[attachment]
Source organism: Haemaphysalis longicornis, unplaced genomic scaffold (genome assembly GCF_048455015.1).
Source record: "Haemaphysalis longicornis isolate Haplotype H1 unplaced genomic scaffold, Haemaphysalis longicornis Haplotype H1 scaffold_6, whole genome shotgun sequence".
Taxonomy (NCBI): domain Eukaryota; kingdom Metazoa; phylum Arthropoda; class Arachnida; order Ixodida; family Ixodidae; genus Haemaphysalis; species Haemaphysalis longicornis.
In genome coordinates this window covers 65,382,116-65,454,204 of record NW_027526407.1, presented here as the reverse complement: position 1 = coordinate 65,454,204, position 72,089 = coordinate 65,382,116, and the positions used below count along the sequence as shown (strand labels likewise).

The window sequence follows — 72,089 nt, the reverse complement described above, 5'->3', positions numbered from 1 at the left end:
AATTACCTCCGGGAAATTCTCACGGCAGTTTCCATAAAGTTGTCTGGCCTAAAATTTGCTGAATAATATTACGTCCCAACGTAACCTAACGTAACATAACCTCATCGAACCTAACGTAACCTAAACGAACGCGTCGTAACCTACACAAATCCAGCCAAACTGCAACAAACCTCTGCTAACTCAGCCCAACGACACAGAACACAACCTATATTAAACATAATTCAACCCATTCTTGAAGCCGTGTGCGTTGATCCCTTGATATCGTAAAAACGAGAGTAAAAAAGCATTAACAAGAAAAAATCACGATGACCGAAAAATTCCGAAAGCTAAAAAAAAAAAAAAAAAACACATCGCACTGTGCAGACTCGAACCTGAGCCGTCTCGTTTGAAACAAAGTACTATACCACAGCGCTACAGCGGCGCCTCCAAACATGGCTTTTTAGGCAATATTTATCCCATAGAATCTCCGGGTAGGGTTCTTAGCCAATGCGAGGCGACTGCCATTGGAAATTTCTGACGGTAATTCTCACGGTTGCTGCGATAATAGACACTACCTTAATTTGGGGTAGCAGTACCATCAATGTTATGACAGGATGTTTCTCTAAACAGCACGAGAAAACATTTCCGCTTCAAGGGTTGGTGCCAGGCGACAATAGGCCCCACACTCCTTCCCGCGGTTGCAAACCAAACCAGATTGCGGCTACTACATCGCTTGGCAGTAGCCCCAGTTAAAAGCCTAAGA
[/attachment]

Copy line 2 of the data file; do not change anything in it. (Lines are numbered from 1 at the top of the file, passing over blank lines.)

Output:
Source record: "Haemaphysalis longicornis isolate Haplotype H1 unplaced genomic scaffold, Haemaphysalis longicornis Haplotype H1 scaffold_6, whole genome shotgun sequence".